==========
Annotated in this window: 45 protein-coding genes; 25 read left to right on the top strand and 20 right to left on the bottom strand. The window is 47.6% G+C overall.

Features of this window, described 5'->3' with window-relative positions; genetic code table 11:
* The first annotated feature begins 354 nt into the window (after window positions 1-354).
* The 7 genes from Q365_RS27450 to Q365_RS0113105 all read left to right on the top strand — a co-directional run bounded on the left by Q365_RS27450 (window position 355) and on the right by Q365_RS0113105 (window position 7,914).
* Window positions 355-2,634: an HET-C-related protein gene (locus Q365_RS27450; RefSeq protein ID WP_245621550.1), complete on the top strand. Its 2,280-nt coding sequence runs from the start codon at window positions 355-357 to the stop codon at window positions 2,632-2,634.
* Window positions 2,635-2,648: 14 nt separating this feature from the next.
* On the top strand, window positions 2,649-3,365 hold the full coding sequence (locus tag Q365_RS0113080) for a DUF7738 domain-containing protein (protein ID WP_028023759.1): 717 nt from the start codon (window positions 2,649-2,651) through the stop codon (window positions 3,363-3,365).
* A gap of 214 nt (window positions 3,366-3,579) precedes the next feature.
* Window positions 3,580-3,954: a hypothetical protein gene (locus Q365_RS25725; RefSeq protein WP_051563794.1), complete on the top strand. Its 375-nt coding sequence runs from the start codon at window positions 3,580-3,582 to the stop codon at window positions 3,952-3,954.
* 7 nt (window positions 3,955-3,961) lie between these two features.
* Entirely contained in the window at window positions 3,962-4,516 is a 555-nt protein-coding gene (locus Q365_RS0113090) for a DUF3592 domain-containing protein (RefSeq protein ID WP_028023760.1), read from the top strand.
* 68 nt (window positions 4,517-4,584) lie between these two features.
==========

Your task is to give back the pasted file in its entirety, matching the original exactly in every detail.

Annotated in this window: 45 protein-coding genes; 25 read left to right on the top strand and 20 right to left on the bottom strand. The window is 47.6% G+C overall.

Features of this window, described 5'->3' with window-relative positions; genetic code table 11:
* The first annotated feature begins 354 nt into the window (after window positions 1-354).
* The 7 genes from Q365_RS27450 to Q365_RS0113105 all read left to right on the top strand — a co-directional run bounded on the left by Q365_RS27450 (window position 355) and on the right by Q365_RS0113105 (window position 7,914).
* Window positions 355-2,634: an HET-C-related protein gene (locus Q365_RS27450; RefSeq protein ID WP_245621550.1), complete on the top strand. Its 2,280-nt coding sequence runs from the start codon at window positions 355-357 to the stop codon at window positions 2,632-2,634.
* Window positions 2,635-2,648: 14 nt separating this feature from the next.
* On the top strand, window positions 2,649-3,365 hold the full coding sequence (locus tag Q365_RS0113080) for a DUF7738 domain-containing protein (protein ID WP_028023759.1): 717 nt from the start codon (window positions 2,649-2,651) through the stop codon (window positions 3,363-3,365).
* A gap of 214 nt (window positions 3,366-3,579) precedes the next feature.
* Window positions 3,580-3,954: a hypothetical protein gene (locus Q365_RS25725; RefSeq protein WP_051563794.1), complete on the top strand. Its 375-nt coding sequence runs from the start codon at window positions 3,580-3,582 to the stop codon at window positions 3,952-3,954.
* 7 nt (window positions 3,955-3,961) lie between these two features.
* Entirely contained in the window at window positions 3,962-4,516 is a 555-nt protein-coding gene (locus Q365_RS0113090) for a DUF3592 domain-containing protein (RefSeq protein ID WP_028023760.1), read from the top strand.
* 68 nt (window positions 4,517-4,584) lie between these two features.